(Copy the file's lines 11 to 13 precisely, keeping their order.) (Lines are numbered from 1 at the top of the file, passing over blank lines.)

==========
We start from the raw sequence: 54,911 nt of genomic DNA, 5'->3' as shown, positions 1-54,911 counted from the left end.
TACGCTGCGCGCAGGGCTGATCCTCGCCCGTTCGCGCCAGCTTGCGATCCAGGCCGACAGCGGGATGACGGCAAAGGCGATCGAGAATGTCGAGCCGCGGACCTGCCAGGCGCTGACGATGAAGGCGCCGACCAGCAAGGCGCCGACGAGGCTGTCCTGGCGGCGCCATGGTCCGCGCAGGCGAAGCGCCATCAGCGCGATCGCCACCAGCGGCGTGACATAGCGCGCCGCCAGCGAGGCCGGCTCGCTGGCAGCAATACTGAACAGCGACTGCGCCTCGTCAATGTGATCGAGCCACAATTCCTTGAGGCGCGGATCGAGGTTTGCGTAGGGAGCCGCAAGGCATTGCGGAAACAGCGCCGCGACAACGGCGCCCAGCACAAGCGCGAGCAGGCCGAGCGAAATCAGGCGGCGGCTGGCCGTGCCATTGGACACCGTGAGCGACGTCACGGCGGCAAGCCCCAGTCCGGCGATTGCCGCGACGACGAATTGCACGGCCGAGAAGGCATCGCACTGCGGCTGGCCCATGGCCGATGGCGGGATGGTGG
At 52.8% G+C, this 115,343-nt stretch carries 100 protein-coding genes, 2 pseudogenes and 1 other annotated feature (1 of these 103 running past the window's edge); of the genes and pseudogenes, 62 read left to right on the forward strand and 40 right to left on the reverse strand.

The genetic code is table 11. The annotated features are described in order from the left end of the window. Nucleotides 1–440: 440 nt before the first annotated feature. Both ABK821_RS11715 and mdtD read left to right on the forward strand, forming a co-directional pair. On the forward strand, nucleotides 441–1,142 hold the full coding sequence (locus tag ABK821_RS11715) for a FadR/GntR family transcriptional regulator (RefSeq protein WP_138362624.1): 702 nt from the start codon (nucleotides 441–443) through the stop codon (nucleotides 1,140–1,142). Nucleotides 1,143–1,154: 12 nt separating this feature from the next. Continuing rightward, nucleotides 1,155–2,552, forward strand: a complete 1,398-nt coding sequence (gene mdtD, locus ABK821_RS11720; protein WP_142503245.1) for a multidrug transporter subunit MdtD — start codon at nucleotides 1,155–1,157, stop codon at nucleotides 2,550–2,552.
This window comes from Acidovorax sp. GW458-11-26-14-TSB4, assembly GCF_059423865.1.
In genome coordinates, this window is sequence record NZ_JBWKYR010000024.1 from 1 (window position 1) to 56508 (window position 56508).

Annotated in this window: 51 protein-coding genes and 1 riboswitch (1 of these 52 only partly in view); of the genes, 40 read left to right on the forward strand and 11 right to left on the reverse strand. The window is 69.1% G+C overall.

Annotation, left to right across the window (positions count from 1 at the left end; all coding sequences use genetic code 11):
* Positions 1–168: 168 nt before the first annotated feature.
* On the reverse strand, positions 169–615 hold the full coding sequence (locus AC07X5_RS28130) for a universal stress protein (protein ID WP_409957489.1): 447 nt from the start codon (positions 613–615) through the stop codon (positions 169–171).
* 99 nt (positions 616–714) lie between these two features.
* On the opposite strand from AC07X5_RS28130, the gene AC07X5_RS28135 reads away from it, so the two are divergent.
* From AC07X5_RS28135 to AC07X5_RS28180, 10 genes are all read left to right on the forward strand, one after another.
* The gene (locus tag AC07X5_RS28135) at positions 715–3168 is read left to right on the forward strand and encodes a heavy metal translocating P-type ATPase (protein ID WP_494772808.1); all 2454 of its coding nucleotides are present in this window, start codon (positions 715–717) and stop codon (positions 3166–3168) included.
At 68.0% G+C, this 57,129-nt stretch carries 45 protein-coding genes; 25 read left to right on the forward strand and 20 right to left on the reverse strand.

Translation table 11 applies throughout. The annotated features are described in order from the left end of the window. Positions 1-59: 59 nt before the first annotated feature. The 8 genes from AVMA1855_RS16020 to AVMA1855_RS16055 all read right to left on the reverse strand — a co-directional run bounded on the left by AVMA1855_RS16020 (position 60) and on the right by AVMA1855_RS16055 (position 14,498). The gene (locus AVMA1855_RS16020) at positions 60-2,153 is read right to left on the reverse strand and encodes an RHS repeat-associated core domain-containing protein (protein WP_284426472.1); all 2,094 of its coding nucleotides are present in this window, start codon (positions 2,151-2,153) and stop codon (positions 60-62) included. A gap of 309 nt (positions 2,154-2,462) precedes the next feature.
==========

* 99 nt (positions 616–714) lie between these two features.
* On the opposite strand from AC07X5_RS28130, the gene AC07X5_RS28135 reads away from it, so the two are divergent.
* From AC07X5_RS28135 to AC07X5_RS28180, 10 genes are all read left to right on the forward strand, one after another.